US Secretary of Defense Mark Esper arrived in Algeria Thursday to meet with the country’s president Abdelmadjid Tebboune, a rare visit to the North African country by a top US official.
“My meeting today with the president and members of the military went extremely well, there are a number of areas where we plan to increase our cooperation, in areas such as counterterrorism,” Esper said after leaving his meeting at the presidential palace in Algiers.
The trip comes as the Trump Administration seeks to push back on Russian and Chinese influence in the region.
Esper’s visit, the first by an American Defense Secretary since 2006, is part of a larger push to boost ties with the North African nation, coming just days after the top general overseeing US military operations traveled to the country to meet with Algerian leadership.
“We would like to strengthen our ties with Algeria, and we look forward to both increasing engagements and furthering our cooperation,” Gen. Stephen Townsend, the commander of US Africa Command, said in a statement following his meeting with Tebboune.
Algeria commands a large military encompassing some 130,000 personnel, spends approximately six percent of its GDP on defense and is the world’s sixth largest importer of arms according to the Stockholm International Peace Research Institute.
Unlike some of its neighbors such as Tunisia and Morocco, two long time American allies, Algeria has not had much of a relationship with the US military.
Since achieving independence from France in 1962 Algiers has historically looked to the Soviet Union and later Russia as a source of much of its military equipment, with Moscow providing some 67% of arms exports to Algeria from 2015-2019, according to SIPRI. China ranks second as the source of Algerian military equipment, providing 13% of Algeria’s arms imports.
The relative absence of a US-Algerian military relationship is something that the Pentagon hopes to change with Esper’s visit.
“We don’t engage them quite as much because their ties have been towards others,” a US defense official told CNN.
“There’s a chance to maybe push the door open a little bit in expanding our bilateral relationship with them,” the official added.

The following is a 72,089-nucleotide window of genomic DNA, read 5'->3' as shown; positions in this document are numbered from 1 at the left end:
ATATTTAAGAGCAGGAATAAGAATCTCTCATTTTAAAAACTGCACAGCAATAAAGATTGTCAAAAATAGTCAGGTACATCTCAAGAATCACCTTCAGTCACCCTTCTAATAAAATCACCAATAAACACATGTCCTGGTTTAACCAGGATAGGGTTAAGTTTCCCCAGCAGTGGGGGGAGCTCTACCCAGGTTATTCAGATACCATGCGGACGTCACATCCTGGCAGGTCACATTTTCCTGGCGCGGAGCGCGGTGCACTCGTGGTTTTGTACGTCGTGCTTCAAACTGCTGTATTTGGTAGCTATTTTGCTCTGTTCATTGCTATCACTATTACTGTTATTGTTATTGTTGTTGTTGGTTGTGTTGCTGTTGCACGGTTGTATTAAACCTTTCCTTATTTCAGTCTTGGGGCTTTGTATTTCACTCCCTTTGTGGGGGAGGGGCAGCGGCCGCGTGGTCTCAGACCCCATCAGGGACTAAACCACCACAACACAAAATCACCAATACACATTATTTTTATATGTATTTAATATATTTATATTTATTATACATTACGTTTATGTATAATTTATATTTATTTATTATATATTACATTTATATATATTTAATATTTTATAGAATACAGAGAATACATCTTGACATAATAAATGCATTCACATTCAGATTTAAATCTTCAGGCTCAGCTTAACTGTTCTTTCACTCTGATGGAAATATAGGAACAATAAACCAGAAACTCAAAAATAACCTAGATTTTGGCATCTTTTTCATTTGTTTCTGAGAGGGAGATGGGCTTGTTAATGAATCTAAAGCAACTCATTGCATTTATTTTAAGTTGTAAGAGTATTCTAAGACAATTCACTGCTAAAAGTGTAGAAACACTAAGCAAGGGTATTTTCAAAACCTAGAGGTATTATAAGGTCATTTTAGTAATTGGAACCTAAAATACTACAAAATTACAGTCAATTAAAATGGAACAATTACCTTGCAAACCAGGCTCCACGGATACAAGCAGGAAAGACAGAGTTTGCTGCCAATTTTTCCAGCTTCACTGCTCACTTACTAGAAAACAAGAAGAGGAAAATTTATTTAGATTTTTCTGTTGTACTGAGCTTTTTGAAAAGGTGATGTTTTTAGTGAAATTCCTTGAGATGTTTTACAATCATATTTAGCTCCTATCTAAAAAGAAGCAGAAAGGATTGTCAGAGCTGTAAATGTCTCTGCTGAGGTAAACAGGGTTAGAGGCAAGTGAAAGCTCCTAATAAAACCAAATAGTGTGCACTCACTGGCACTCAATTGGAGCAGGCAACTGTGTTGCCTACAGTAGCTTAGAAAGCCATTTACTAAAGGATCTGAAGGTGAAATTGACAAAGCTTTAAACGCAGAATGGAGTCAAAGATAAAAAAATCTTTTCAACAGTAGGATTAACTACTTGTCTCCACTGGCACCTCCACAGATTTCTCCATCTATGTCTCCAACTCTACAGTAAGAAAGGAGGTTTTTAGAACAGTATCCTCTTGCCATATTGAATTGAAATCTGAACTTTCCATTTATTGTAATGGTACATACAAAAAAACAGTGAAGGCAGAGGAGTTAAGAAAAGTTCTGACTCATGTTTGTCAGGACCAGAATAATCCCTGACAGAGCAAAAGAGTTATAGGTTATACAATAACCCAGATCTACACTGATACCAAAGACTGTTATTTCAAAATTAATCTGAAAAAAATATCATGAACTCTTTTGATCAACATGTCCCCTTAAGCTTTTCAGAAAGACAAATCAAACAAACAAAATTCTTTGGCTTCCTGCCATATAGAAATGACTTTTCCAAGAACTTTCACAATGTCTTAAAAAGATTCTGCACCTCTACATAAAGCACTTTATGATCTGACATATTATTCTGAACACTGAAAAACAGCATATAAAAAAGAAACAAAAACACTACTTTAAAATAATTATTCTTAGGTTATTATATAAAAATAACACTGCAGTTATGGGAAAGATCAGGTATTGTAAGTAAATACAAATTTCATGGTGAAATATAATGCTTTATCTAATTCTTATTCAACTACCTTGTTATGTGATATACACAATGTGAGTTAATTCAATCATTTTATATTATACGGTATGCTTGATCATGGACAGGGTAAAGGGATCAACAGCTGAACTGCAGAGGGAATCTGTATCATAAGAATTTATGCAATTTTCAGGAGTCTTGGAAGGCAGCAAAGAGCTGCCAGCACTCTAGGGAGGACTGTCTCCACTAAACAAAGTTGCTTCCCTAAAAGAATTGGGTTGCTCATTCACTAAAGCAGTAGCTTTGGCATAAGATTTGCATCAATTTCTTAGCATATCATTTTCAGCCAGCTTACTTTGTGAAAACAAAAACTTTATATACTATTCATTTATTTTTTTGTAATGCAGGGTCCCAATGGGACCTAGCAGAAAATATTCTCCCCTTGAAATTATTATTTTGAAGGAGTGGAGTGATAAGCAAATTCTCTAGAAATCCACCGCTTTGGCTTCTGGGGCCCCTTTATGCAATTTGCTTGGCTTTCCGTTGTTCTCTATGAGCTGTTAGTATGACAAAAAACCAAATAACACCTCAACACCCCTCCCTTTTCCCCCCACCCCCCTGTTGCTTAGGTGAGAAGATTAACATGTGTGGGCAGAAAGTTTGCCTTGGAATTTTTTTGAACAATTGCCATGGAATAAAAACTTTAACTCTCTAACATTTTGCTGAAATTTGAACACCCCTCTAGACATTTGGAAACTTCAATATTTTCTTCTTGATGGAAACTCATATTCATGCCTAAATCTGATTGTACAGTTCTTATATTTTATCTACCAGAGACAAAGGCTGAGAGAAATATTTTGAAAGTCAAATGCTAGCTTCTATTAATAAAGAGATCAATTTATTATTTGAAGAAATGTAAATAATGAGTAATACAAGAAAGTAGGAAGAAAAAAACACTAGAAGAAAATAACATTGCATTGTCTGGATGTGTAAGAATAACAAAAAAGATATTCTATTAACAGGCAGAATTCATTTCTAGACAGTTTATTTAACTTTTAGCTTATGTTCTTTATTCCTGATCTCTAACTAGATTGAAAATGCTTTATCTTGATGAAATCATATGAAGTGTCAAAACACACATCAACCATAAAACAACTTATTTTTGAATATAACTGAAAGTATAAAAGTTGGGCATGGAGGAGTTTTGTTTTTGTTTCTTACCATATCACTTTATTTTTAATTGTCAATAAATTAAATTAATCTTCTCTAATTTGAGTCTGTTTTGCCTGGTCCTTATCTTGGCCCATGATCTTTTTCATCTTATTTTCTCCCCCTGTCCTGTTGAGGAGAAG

China has also invested heavily in Algerian infrastructure despite Algerian regulations on foreign investment, with Chinese firms helping to build a massive mosque in Algiers, considered to be the biggest in Africa.
Esper has been vocal about the Trump Administration’s desire to push back on Russian and Chinese influence in North Africa, accusing Beijing and Moscow of engaging in “predatory behavior … meant to undermine African institutions, erode national sovereignty, create instability, and exploit resources throughout the region,” during a speech in Tunisia on Wednesday.
Political change welcomed by US
A defense official said that the Pentagon feels that recent developments in Algeria including pro-democracy protests that helped lead to the ouster of long-time octogenarian president Abdelaziz Bouteflika in 2019, a new government and proposed changes to the country’s constitution have all contributed to an environment that makes an expanded US-Algeria relationship possible.
One proposed change to the country’s constitution would for the first time allow Algerian troops to be deployed outside of the country to participate in training exercises or to take part in U.N. or African Union-led missions, a change US officials point to as a promising sign of Algiers’ willingness to contribute to regional stability.
But criticism of the current Algerian government continues among protesters demanding change, particularly over press freedom and political rights, possibly complicating any enhancement of the relationship with the US.
Many of the protesters see the new constitution as unsatisfactory with some pledging to boycott a November referendum on the draft document but US officials expect the referendum to pass.
A years long civil war between Algerian Islamists and government forces during the 1990s helped give birth to some of the region’s most high profile terrorist groups such as al Qaeda in the Islamic Maghreb (AQIM) which has carried out a number of attacks in Algeria and throughout the region.
AQIM’s founder, the Algerian born Abdelmalek Droukdal, was killed in June by a French military raid in Mali that was supported by US military intelligence and targeting assistance.
But concerns about al Qaeda and ISIS-linked groups remain, particularly in Algeria’s southern neighbor Mali where extremists have been able to operate despite the efforts of a French-led regional counterterrorism operation.
US officials have expressed concerns that a recent mutiny by Malian troops which led to the ouster of the country’s civilian leaders has further destabilized the regional situation and risks allowing al Qaeda linked groups to expand amid the instability.
The Trump administration had been weighing additional cuts to its counter-terrorism operations in Africa including its support to French forces in the region following an earlier reduction in US troops on the continent in 2018. However, Pentagon officials stress that no final decisions have been made.
During his visits to Tunis and Algiers, Esper addressed the challenge of terrorism in the region, calling on countries to work together to combat the threat.
The last US Defense Secretary to visit Algeria was Donald Rumsfeld in 2006.